A global community stands up for democracyDespite all that the democratic countries of the world have accomplished, there remain serious challenges.
Dean R Thompson
This week, countries around the world have gathered to reinforce the importance of democracy to the wellbeing of the global system and to assess our common commitment to ensure democracy delivers for our citizens. The second Summit for Democracy, jointly hosted by the Republic of Korea, the Republic of Zambia, Costa Rica, the Netherlands, and the United States, has brought together approximately 121 nations and leaders, as well as leaders from civil society and the private sector. Their goal is to address common difficulties facing our world; showcase progress on last year’s pledges and announcements; and commit again to take part in a global democratic renewal.
Why is this important? In President Joe Biden’s words, “[A]s a global community for democracy, we have to stand up for the values that unite us.” Currently, a majority of people lack the basic right to self-govern. They live under autocracies, authoritarianism, and dictatorships—many under the façade of having freedom through false elections and leaders who corrupt the word “democracy.” Over the last few years, we have been seeing the threads of the fabric of democracy fray. If we let it unravel, citizens throughout the world will be denied the opportunity to determine their own futures.
Today, we know there are countries whose leaders disregard the will of the people; where history is distorted to advance contemporary political agendas and the State withholds information from its people; where a citizen’s every move is surveilled; where peaceful dissent is met by arrest and sham trials; where individuals’ religious beliefs and practices are restricted or outright denied; and where journalists and a free press—the most potent antidote to government abuses—are silenced.
Authoritarian governments spread disinformation, seeking to affect election outcomes or stoke tensions in other countries. Corruption buys and sells political and economic power at the expense of the will of the people. And without provocation, Russia’s leader launched a brutal and unjustified war against a sovereign democratic state, violating the UN Charter and flouting the principles that undergird international peace.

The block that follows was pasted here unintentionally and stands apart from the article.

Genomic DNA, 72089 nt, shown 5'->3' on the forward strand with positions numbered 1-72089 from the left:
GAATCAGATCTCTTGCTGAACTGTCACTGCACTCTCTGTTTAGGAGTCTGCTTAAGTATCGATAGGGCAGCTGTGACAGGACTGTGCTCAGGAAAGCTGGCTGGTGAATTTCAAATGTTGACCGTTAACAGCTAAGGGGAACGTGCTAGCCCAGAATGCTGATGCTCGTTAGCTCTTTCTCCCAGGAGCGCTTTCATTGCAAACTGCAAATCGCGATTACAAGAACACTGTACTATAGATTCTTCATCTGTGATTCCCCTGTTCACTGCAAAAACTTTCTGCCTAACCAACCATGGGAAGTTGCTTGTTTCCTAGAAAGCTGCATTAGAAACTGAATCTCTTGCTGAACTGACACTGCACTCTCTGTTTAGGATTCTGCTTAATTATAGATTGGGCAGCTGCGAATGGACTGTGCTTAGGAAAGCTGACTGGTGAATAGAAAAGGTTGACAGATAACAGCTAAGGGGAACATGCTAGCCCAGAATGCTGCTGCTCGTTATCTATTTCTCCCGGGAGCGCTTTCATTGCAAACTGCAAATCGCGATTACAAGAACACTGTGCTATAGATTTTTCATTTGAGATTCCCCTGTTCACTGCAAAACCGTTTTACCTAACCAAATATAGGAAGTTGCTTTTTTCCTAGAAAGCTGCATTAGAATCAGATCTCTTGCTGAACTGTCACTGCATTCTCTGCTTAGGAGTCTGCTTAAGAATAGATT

The joint hosts of this year’s Summit for Democracy recognise that it is time for democracies to engage in collective action to protect freedom. At the first Summit for Democracy, participating governments and authorities announced nearly 750 commitments aimed at strengthening and safeguarding democracy at home and abroad. The United States announced meaningful steps to build a more resilient democracy. Nepal expressed its “full commitment to the democratic system and . . . periodic elections and universal suffrage, separation of power, checks and balance, independence of judiciary, protection and promotion of human rights and fundamental freedoms, individual liberty, press freedom and the rule of law.” While all participants’ Summit commitments remain works in progress, the democracies of the world should be proud of what has been accomplished since the previous Summit for Democracy, just 16 months ago.
In May 2022 and November 2022, Nepal held national elections, which observers noted were free, fair, and overall peaceful. Men and women; LGBTQI+ persons; older persons and first-time election participants; rich and poor; abled-bodied and persons with disabilities; and members of different castes, religions, and communities all cast their ballots. Their votes led to a peaceful transfer of power.
Nepal is an example of a country striving for change, realising its constitutional aspirations of an inclusive democracy, and building a better future for all its citizens. Nepal is working to ensure meaningful participation of minorities in the political process and is taking measures to ensure its government composition embodies the people it represents.